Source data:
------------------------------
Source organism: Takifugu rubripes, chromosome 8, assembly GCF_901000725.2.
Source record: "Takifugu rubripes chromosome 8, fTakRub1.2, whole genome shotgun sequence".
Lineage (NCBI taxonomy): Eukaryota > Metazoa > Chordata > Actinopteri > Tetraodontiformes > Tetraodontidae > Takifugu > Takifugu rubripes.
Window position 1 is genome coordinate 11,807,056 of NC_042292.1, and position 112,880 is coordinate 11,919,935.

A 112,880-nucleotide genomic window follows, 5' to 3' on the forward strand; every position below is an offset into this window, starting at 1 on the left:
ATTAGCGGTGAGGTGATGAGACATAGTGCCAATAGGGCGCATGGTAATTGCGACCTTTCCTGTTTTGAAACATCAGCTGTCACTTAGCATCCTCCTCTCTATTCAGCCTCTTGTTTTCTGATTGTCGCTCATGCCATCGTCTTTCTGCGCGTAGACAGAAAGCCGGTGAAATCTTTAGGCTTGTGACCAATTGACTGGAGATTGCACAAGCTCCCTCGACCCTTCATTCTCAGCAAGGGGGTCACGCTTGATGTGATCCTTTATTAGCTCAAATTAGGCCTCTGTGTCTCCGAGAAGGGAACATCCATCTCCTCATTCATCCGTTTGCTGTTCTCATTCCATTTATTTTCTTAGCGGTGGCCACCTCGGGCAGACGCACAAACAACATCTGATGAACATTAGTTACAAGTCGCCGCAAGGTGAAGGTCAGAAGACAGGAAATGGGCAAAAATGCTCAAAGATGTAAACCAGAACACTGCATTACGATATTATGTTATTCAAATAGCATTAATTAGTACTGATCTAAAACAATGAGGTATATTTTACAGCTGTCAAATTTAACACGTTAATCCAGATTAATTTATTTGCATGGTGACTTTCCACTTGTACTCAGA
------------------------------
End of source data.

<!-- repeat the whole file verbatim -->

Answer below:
Source organism: Takifugu rubripes, chromosome 8, assembly GCF_901000725.2.
Source record: "Takifugu rubripes chromosome 8, fTakRub1.2, whole genome shotgun sequence".
Lineage (NCBI taxonomy): Eukaryota > Metazoa > Chordata > Actinopteri > Tetraodontiformes > Tetraodontidae > Takifugu > Takifugu rubripes.
Window position 1 is genome coordinate 11,807,056 of NC_042292.1, and position 112,880 is coordinate 11,919,935.

A 112,880-nucleotide genomic window follows, 5' to 3' on the forward strand; every position below is an offset into this window, starting at 1 on the left:
ATTAGCGGTGAGGTGATGAGACATAGTGCCAATAGGGCGCATGGTAATTGCGACCTTTCCTGTTTTGAAACATCAGCTGTCACTTAGCATCCTCCTCTCTATTCAGCCTCTTGTTTTCTGATTGTCGCTCATGCCATCGTCTTTCTGCGCGTAGACAGAAAGCCGGTGAAATCTTTAGGCTTGTGACCAATTGACTGGAGATTGCACAAGCTCCCTCGACCCTTCATTCTCAGCAAGGGGGTCACGCTTGATGTGATCCTTTATTAGCTCAAATTAGGCCTCTGTGTCTCCGAGAAGGGAACATCCATCTCCTCATTCATCCGTTTGCTGTTCTCATTCCATTTATTTTCTTAGCGGTGGCCACCTCGGGCAGACGCACAAACAACATCTGATGAACATTAGTTACAAGTCGCCGCAAGGTGAAGGTCAGAAGACAGGAAATGGGCAAAAATGCTCAAAGATGTAAACCAGAACACTGCATTACGATATTATGTTATTCAAATAGCATTAATTAGTACTGATCTAAAACAATGAGGTATATTTTACAGCTGTCAAATTTAACACGTTAATCCAGATTAATTTATTTGCATGGTGACTTTCCACTTGTACTCAGA